German government mulling lifeline for troubled local shipyard

Carnival Jubilee Carnival Corporation Meyer Werft
The cruise ship Carnival Jubilee under construction at Meyer Werft's Papenburg faciltiiesMeyer Werft

Germany's federal government is considering extending support to a local shipbuilder that has been beset by financial difficulty, a spokesperson of the country's economic ministry confirmed earlier this week. The proposed step will benefit Meyer Werft, a yard in Papenburg in Lower Saxony that specialises in the construction of cruise ships for both domestic and overseas customers.

As part of its restructuring, Meyer Werft must raise €2.7 billion (US$2.9 billion) over the next few years to compensate for losses it had incurred. The government will decide whether to extend a financial lifeline to the cash-strapped shipyard following an assessment.

Meyer Werft's financial troubles began following the onset of the Covid-19 pandemic, when supply chain disruptions led to some ship deliveries being delayed, as well as a drop in orders for new vessels. This forced the company to temporarily reduce its production activities, resulting in only one large and one small cruise ship being completed each year.

The situation was further impacted by inflation and rising costs in the wake of the 2022 Russian invasion of Ukraine. According to local media, the contracts for those cruise ships under construction at the Papenburg facilities had already been finalised before the pandemic occurred and therefore do not provide for adjustments to account for any price increases affecting energy and raw materials.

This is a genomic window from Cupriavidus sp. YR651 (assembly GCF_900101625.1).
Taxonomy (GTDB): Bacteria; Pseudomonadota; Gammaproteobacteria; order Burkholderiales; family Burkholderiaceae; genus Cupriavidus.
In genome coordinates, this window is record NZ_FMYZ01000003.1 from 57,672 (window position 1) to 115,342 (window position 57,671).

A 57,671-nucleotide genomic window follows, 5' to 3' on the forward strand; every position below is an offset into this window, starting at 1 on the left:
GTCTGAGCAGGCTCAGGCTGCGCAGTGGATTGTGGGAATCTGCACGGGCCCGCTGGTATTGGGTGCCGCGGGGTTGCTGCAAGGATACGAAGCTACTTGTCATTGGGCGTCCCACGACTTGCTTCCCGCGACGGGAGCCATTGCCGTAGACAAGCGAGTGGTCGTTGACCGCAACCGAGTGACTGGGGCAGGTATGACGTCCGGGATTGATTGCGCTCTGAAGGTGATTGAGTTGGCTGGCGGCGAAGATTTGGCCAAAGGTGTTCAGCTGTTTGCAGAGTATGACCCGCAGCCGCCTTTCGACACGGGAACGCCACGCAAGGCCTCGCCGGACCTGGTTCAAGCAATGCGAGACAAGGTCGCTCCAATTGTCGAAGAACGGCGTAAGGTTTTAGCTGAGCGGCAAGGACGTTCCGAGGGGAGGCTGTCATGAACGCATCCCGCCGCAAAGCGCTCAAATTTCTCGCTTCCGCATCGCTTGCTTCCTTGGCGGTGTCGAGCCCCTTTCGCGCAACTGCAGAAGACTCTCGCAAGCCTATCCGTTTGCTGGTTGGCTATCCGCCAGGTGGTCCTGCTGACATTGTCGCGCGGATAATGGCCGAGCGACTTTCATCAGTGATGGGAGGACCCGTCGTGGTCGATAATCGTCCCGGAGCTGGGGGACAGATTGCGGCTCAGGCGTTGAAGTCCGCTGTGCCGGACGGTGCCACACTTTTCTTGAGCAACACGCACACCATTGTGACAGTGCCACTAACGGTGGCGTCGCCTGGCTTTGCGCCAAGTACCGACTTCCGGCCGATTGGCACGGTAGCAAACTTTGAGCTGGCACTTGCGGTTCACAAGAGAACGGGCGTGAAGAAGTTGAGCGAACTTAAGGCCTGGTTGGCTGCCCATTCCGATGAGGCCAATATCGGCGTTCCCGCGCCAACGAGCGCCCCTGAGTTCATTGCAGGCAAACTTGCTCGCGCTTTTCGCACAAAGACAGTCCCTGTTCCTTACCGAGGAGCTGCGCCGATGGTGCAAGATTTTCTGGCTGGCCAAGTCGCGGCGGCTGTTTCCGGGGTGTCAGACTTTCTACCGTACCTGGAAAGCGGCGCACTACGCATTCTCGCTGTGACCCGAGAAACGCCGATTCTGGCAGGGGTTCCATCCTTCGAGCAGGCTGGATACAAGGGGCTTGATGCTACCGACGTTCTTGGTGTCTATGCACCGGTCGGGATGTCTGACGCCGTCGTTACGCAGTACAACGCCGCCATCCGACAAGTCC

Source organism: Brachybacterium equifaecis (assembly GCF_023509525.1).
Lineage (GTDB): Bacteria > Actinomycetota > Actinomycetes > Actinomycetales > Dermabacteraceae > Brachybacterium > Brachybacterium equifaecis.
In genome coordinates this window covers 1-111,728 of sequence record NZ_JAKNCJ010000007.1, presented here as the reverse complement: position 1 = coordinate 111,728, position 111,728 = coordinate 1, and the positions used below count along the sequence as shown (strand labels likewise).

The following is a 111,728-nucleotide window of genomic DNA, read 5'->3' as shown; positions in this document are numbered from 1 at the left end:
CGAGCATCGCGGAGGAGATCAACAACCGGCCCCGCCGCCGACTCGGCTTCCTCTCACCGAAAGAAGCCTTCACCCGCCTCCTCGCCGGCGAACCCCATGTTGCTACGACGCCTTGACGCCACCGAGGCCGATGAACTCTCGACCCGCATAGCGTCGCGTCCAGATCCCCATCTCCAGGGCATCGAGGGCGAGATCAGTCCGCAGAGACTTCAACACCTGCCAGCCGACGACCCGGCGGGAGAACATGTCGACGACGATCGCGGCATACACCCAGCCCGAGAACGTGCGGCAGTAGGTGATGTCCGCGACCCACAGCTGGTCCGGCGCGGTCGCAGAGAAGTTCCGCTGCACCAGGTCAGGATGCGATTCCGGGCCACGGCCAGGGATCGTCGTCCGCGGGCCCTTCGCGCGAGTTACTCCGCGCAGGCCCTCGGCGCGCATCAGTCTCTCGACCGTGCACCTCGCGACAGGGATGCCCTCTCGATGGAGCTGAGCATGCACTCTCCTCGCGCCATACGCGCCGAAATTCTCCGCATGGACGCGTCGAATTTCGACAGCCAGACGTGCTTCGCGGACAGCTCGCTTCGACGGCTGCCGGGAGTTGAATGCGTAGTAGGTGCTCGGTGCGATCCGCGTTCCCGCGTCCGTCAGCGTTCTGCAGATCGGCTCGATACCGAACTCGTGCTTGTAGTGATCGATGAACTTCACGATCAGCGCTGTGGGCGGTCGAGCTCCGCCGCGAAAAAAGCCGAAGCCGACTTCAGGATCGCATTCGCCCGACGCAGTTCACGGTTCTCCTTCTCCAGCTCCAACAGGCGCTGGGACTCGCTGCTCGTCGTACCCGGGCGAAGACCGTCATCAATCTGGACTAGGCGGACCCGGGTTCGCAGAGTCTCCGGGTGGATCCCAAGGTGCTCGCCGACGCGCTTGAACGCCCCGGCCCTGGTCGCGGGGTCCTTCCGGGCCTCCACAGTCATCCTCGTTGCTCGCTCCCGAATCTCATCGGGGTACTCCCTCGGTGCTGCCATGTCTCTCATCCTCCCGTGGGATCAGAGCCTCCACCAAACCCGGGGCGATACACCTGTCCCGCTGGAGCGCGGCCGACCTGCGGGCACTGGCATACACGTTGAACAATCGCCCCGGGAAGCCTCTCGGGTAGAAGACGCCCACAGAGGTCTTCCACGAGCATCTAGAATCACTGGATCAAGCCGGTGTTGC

Minister-President of Lower Saxony Stephan Weil told local news agency DPA that he is in confidential discussions with both the yard and the federal government. The talks are being held with the objective of determining future viability assessments and formalising loan agreements with banks.

Both Weil and Olaf Lies, Lower Saxony Economic Minister, said that Meyer Werft must reduce its workforce, relocate its headquarters from Luxembourg back to Germany, and establish a supervisory board before it could benefit from any state aid. The company had moved to Luxembourg in 2015 to avoid having to establish a supervisory board, which is a requirement in Germany for an organisation of its nature.

Meyer Werft and trade union IG Metall have already come to an agreement regarding workforce reductions as part of the requisites. Among other things, the yard has agreed to cut only 340 positions instead of the initially proposed number of 440. The original plan of 440 reductions had been earlier opposed by IG Metall and the Lower Saxony government.

Related Stories

No stories found.
Baird Maritime / Work Boat World